Renée LaReau | March 2, 2019
Aníbal Pérez-Liñán, who joined the University of Notre Dame faculty in the Department of Political Science in August 2018, holds a joint appointment in the Keough School of Global Affairs. An expert in democratization, political instability and the rule of law in new democracies, Pérez-Liñán teaches courses on democratic development and political institutions.
Pérez-Liñán’s research has been funded by the National Science Foundation, the United States Agency for International Development, the Inter-American Development Bank, Uruguay’s National Agency for Research and Innovation and Paraguay’s National Council for Science and Technology. He is editor-in-chief of the Latin American Research Review, the scholarly journal of the Latin American Studies Association, and co-editor with Paolo Carozza of the Kellogg Series on Democracy and Development published by University of Notre Dame Press.
“Aníbal has quickly proven himself an invaluable member of the Keough School faculty, not only for his considerable expertise in governance and politics in Latin America, but also for his ability to think comparatively and across disciplines about some of the world’s most intractable problems,” said Scott Appleby, Marilyn Keough Dean of the Keough School of Global Affairs. “He is also an insightful evaluator of methodological excellence in the social sciences and a generous colleague.”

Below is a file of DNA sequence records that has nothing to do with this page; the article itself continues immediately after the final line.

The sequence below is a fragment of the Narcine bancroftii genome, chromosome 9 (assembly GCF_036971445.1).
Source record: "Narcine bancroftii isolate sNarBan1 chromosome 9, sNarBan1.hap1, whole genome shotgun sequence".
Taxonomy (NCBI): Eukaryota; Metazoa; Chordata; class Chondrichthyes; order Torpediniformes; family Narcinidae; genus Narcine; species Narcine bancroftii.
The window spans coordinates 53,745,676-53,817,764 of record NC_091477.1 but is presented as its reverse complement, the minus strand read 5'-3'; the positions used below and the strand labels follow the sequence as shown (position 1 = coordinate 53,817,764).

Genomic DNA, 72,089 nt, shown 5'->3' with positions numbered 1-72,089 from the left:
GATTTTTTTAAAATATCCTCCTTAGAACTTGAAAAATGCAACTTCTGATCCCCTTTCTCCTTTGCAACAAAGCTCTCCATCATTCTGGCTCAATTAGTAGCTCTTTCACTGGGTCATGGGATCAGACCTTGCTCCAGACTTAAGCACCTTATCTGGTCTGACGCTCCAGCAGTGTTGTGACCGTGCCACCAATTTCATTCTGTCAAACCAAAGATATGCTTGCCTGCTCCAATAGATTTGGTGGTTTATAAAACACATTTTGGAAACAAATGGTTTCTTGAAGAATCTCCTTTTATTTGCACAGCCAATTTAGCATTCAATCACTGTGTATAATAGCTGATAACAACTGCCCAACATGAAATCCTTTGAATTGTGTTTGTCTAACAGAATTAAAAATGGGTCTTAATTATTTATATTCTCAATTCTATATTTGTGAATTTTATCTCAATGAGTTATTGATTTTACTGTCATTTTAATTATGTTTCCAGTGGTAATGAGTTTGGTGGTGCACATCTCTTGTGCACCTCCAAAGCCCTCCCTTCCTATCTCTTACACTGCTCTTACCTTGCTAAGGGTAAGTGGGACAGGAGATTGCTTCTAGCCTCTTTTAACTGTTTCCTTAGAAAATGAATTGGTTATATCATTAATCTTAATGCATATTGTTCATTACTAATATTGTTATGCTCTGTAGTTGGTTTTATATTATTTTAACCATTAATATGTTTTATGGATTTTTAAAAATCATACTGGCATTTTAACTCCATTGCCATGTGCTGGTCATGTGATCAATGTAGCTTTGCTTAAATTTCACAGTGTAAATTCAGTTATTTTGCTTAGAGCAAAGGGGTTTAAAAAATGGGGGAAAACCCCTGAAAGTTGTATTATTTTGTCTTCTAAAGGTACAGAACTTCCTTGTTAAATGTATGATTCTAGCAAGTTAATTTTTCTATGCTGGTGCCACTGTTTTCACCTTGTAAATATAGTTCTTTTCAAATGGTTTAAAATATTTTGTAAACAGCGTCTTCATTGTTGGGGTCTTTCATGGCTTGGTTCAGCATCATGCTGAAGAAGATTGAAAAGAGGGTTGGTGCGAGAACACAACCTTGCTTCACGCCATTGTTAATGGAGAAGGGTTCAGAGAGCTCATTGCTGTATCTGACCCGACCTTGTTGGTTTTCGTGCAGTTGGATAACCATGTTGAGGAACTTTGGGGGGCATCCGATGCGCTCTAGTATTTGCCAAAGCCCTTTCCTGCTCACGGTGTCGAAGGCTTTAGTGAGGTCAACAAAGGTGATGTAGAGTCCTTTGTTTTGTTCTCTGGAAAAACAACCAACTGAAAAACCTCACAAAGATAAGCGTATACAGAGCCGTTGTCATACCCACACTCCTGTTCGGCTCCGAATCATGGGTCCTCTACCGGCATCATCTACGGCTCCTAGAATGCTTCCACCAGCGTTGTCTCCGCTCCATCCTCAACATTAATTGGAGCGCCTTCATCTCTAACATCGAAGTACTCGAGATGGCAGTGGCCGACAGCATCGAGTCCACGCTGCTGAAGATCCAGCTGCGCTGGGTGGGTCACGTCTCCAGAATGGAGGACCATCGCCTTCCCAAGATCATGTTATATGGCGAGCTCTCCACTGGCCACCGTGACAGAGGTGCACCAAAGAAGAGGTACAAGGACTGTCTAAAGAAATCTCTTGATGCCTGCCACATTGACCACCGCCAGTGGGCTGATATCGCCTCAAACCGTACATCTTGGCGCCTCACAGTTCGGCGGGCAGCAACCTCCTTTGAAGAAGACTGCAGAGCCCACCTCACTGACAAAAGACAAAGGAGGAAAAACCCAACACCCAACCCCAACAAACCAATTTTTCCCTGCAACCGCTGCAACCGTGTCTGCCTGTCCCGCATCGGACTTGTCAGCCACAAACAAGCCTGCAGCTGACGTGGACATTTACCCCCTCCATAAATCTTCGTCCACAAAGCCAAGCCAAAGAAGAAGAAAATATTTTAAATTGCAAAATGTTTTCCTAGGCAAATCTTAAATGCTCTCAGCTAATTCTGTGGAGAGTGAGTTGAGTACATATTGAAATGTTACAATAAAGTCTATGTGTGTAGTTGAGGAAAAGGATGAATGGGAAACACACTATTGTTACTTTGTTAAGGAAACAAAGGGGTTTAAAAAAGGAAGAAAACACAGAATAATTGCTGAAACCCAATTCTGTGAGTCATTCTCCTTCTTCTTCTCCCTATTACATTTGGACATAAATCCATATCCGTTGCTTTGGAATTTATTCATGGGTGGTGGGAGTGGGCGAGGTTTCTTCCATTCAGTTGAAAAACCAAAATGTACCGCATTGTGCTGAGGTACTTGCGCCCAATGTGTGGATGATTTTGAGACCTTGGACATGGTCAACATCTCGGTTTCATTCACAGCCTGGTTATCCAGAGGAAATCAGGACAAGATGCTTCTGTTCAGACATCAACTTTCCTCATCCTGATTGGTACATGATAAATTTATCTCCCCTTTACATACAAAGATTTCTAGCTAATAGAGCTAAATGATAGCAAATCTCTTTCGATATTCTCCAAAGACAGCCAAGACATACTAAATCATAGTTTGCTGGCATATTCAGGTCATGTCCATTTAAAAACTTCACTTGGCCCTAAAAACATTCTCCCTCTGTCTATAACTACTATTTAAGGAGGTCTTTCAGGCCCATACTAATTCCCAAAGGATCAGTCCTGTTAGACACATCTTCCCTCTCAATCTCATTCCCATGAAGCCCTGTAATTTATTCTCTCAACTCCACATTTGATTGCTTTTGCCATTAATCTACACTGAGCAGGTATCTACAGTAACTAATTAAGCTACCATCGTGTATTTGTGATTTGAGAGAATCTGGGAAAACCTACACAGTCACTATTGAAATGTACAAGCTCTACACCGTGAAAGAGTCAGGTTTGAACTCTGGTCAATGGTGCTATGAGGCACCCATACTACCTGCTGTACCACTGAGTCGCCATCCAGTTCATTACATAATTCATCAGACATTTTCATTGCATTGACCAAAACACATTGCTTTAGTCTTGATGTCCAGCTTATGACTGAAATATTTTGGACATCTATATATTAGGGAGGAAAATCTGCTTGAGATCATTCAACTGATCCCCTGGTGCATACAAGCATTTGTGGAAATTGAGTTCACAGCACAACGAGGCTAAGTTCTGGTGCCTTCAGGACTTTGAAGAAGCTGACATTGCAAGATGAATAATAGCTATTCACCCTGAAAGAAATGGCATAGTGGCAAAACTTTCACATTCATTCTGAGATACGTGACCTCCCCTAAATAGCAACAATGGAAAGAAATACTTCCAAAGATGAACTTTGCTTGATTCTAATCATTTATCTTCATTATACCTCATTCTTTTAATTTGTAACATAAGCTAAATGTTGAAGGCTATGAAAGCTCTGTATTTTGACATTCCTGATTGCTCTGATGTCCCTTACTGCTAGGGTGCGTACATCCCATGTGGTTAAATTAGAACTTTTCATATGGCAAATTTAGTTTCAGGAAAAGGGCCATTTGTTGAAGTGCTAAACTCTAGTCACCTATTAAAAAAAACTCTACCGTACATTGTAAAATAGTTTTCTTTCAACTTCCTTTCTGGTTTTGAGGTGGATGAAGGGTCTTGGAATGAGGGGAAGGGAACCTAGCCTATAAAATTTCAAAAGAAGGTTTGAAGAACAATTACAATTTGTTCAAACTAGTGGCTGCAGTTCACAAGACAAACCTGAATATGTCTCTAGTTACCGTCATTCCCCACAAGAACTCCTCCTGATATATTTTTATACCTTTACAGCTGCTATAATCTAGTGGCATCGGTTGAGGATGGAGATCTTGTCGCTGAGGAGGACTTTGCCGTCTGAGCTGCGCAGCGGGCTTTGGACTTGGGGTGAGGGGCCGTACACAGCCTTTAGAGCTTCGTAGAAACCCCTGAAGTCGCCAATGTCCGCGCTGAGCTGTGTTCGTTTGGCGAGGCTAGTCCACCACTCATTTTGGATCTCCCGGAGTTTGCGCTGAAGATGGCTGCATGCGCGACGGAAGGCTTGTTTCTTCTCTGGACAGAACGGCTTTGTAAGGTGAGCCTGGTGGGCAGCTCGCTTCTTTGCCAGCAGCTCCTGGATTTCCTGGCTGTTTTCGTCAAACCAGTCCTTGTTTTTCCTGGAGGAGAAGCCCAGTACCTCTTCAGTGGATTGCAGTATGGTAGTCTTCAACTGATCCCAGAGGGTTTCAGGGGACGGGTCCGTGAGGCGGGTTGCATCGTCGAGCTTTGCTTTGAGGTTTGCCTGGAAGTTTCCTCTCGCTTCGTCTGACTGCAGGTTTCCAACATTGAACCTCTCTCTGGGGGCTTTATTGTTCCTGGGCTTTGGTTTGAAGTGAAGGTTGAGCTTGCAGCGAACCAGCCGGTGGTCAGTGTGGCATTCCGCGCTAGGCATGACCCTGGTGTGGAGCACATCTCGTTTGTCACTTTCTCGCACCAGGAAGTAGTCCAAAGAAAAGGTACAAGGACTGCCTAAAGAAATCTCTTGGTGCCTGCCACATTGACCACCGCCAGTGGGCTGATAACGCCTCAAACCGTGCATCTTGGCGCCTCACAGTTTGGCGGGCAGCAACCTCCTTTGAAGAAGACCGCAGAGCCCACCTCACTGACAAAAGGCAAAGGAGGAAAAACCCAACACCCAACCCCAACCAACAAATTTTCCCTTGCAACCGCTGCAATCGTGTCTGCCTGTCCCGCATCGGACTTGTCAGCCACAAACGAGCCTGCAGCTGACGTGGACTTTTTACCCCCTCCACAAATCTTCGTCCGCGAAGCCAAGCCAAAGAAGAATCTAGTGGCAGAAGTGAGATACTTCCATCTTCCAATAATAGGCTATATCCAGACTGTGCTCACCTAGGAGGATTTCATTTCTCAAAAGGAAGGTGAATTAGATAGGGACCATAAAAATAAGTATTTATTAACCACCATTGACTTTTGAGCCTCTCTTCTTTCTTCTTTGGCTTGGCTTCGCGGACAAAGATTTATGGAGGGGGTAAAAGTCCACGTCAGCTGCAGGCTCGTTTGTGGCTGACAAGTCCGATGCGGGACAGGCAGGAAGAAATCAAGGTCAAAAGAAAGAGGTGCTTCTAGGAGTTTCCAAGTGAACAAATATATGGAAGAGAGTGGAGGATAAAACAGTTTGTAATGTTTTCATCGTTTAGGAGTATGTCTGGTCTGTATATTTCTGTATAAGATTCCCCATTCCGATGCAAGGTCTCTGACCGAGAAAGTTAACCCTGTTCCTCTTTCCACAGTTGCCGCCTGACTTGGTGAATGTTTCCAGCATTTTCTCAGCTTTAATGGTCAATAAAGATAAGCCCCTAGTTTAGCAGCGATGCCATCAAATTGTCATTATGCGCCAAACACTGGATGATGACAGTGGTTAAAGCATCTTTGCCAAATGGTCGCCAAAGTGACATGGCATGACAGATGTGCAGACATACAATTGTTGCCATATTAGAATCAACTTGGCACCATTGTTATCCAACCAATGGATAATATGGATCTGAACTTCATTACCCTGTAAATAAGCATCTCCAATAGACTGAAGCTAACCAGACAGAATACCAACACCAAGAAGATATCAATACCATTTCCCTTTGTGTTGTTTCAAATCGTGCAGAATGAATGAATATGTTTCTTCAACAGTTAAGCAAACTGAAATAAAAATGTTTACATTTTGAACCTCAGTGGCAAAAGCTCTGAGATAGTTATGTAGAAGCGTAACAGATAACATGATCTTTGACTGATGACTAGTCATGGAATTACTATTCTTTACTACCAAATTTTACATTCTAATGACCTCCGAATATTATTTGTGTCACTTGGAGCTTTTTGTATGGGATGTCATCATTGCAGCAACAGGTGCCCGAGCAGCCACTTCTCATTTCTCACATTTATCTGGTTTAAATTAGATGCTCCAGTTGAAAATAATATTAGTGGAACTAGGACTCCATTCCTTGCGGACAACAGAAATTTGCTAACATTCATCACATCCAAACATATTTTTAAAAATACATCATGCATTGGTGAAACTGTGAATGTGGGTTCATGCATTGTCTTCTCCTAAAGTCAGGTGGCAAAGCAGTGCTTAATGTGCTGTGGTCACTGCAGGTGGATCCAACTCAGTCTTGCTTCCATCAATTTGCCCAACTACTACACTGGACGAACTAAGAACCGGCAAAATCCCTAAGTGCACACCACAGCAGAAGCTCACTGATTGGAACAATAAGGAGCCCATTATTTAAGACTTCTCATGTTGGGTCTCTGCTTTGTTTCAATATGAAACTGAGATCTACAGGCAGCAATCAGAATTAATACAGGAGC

Pérez-Liñán’s book "Democracies and Dictatorships in Latin America" (Cambridge University Press), co-authored with Scott Mainwaring, analyzes the profound transformation of the Western Hemisphere at the end of the 20th century, which led to the decline of military dictatorships and a sudden surge in the number of democracies. The book co-won the Best Book Award from the Comparative Democratization Section of the American Political Science Association, and won the Donna Lee Van Cott Prize from the Political Institutions section of the Latin American Studies.
Pérez-Liñán also is the author of "Presidential Impeachment and the New Political Instability in Latin America" (Cambridge University Press), which documents and explains the emerging use of presidential impeachment as a political weapon.
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